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The scheme of ‘a completely new English Dictionary’ was conceived in 1858, chiefly as the result of the reading of two papers ‘On some Deficiencies in our English Dictionaries’ by Dr R. C. Trench to the Philological Society in 1857. Herbert Coleridge (1830–61), and after him Dr F. J. Furnivall, were the first editors. Their work consisted mainly in the collection of materials, and it was not until Dr J. A. H. Murray took the matter up in 1878 that the preparation of the dictionary began to take active form. The first part (A–Ant) was published in 1884 and it was finished in 1928, 70 years from the inception of the undertaking. At Murray's death, T had been reached. His co‐editors were Dr H. Bradley (from 1888), Dr W. A. Craigie (from 1901), and Dr C. T. Onions (from 1914).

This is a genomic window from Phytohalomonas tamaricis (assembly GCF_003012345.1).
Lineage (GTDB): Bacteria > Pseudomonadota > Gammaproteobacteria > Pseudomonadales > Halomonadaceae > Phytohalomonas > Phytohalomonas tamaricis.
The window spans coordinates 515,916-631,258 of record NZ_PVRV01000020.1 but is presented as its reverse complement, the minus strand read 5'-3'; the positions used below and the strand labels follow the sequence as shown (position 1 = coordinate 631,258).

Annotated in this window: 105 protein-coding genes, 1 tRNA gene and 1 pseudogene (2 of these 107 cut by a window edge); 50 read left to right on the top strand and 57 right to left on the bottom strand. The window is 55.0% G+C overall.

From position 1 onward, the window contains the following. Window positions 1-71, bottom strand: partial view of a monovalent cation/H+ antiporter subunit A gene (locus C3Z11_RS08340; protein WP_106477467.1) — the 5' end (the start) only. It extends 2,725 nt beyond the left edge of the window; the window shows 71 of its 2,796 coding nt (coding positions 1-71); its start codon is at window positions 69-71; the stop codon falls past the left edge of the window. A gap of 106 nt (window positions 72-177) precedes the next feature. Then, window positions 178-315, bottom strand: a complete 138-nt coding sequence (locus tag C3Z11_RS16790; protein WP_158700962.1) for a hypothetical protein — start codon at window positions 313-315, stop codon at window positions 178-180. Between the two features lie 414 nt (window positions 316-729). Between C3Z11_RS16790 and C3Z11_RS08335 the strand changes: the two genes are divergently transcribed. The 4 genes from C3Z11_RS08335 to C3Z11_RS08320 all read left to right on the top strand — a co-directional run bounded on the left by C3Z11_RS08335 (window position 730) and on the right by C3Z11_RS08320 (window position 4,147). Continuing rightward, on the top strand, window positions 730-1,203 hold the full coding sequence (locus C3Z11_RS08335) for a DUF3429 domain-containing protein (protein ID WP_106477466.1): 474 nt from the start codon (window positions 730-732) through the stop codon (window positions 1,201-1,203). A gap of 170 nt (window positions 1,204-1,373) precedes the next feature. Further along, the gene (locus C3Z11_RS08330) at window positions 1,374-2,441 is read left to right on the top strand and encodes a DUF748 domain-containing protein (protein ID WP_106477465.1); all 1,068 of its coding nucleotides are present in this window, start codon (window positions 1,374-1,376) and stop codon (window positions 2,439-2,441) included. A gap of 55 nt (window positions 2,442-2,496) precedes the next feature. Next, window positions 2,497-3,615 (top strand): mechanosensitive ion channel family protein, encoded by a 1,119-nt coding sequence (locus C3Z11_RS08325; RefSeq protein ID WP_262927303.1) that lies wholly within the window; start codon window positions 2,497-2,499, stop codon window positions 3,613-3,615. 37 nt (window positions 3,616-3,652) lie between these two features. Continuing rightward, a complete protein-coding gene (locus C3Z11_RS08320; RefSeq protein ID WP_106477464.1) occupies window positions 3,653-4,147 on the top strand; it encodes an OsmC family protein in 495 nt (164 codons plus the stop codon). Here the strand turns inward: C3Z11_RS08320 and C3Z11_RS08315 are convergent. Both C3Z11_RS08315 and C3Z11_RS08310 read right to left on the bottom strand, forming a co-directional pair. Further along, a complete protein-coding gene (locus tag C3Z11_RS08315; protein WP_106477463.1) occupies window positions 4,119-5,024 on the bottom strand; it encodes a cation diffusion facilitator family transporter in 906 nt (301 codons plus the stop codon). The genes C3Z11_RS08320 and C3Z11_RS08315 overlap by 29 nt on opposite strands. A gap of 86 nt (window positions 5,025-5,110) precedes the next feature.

The essential feature of the dictionary is its historical method, by which the meaning and form of the words are traced from their earliest appearance on the basis of an immense number of quotations, collected by more than 800 voluntary workers. The dictionary contains a record of 414,825 words, whose history is illustrated by 1,827,306 quotations. A supplement of 876 pages appeared in 1933. In 1957 work began, under the editorship of R. W. Burchfield, on the new supplement, superseding that of 1933: A Supplement to the Oxford English Dictionary contains a record of approximately 120,000 words. Its four volumes appeared in 1972, 1976, 1982, and 1986. The original title of the main work was ‘A New English Dictionary on Historical Principles’ (abbreviated as NED). The second edition, ed. J. Simpson and E. Weiner, was published in 1989.

Subjects: Literature.


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